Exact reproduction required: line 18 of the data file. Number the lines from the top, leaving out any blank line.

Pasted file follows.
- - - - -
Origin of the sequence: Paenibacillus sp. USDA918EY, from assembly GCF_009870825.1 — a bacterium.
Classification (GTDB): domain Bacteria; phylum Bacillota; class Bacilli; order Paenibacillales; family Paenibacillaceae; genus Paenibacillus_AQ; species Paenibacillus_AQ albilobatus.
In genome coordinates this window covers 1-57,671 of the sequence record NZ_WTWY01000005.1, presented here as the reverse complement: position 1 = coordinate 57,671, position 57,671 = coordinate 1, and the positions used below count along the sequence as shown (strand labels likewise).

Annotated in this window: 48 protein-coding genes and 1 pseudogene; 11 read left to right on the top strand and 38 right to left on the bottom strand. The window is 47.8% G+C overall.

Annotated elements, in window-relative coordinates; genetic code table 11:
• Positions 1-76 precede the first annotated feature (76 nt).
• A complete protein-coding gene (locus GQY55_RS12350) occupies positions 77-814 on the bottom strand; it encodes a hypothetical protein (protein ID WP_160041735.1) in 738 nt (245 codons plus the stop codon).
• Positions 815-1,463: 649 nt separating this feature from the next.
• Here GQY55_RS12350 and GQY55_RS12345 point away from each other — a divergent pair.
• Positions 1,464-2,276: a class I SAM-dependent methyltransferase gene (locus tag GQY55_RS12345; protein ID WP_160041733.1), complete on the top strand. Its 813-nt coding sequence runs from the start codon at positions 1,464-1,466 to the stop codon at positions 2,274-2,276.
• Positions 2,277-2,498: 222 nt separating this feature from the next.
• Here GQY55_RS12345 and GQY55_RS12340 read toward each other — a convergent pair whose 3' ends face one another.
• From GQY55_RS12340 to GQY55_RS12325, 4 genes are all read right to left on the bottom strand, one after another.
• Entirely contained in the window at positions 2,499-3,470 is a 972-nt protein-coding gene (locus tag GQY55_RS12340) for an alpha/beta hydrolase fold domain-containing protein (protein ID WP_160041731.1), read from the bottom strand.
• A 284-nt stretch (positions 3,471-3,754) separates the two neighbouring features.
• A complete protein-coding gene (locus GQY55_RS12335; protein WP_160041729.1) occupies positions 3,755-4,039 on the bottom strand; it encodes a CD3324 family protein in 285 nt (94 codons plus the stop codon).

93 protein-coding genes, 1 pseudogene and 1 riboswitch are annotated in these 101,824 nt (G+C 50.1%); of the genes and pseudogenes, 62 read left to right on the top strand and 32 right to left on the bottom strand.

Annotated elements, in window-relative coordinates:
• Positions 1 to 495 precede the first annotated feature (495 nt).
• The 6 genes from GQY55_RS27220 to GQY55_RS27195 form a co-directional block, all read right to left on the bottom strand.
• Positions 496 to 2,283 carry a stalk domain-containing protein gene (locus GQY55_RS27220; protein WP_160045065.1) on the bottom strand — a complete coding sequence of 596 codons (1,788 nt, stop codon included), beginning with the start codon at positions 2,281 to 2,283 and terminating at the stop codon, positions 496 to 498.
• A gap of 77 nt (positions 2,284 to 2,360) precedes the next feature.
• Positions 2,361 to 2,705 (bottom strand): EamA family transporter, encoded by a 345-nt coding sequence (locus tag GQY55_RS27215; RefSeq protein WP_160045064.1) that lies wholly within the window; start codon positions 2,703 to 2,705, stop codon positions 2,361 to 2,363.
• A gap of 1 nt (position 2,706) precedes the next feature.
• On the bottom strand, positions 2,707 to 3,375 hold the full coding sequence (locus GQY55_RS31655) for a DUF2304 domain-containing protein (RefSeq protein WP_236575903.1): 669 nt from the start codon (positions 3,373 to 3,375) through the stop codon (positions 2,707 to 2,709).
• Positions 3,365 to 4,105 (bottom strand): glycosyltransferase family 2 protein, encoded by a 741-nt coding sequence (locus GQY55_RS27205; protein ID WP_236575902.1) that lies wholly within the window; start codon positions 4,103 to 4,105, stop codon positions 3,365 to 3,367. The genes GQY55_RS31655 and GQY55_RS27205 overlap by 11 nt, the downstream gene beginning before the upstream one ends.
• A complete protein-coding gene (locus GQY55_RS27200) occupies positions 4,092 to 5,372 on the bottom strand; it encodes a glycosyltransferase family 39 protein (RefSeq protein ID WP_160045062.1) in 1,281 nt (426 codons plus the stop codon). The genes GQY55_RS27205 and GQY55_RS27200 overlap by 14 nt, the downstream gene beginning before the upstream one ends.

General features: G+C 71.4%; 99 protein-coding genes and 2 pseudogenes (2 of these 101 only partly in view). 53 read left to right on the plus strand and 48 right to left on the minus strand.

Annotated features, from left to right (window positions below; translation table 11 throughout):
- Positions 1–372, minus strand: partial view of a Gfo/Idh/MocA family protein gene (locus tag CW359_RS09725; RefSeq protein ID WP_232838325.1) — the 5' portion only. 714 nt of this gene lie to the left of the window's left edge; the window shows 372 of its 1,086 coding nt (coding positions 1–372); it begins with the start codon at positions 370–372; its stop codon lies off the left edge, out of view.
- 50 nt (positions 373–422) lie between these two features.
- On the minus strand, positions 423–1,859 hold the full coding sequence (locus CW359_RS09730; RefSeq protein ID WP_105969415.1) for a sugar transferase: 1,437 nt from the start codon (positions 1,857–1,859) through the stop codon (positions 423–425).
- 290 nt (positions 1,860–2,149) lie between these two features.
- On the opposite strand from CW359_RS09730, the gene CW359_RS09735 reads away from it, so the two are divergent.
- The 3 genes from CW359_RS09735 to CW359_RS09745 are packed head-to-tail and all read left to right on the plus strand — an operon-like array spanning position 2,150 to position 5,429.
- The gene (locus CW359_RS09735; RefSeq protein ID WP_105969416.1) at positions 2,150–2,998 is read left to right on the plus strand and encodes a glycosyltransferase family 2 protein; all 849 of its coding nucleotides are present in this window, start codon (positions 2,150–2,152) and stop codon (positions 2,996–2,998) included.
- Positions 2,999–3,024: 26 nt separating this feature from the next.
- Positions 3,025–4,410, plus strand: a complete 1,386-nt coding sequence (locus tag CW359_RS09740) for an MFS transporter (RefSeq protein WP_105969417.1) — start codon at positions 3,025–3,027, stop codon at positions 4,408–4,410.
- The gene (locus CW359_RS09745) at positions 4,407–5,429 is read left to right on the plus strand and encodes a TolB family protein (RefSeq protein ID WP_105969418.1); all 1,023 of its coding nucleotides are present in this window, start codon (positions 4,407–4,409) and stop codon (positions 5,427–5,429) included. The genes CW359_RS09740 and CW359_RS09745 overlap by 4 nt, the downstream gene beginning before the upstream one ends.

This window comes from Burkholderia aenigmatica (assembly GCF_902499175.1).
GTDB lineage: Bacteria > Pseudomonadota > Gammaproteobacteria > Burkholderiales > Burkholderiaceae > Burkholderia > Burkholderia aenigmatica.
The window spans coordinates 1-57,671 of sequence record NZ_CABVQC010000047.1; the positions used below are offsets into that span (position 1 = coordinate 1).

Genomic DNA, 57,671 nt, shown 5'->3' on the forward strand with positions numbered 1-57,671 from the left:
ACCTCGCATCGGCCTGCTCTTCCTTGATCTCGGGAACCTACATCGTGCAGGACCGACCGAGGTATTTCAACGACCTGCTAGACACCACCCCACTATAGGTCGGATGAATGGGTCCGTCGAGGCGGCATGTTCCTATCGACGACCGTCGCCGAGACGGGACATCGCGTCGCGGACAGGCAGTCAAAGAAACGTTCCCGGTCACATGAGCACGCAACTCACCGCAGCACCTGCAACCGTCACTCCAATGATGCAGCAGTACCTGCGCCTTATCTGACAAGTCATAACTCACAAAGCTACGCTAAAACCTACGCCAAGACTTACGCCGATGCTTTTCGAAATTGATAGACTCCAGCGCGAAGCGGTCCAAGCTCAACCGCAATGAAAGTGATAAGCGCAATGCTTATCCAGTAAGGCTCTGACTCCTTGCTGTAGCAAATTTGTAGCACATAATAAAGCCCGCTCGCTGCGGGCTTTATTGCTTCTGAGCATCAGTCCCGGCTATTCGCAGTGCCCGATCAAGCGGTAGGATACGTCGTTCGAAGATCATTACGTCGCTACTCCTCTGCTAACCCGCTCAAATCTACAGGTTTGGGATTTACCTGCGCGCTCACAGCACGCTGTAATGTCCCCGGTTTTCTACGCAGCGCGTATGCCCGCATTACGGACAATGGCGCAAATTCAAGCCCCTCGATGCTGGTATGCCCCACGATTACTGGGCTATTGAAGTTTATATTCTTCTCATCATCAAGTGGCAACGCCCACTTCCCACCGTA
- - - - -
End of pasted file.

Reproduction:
Annotated elements, in window-relative coordinates: